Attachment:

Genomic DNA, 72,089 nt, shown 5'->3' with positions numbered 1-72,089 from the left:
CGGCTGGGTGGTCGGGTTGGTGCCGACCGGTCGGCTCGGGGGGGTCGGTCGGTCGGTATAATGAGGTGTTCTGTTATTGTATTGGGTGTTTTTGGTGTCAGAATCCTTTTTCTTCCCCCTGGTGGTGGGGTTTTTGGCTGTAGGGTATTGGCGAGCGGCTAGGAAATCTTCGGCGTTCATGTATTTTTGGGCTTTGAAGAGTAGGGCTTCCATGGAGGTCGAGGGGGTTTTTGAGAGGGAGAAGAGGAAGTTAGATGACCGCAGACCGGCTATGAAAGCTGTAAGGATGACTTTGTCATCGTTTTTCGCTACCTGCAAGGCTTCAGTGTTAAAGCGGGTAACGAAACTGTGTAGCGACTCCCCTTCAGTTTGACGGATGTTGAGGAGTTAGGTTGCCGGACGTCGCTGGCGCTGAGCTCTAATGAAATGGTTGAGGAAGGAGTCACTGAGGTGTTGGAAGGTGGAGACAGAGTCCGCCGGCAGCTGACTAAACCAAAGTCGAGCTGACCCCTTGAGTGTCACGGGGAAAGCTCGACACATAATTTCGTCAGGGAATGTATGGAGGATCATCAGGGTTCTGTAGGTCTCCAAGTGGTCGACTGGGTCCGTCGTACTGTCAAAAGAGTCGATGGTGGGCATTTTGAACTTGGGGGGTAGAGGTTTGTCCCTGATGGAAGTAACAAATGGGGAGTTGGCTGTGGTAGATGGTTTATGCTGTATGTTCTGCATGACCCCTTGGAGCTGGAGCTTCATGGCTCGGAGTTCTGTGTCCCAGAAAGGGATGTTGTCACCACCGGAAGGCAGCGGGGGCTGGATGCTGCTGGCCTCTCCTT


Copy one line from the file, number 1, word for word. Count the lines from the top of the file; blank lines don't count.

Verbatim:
Genomic DNA, 72,089 nt, shown 5'->3' with positions numbered 1-72,089 from the left: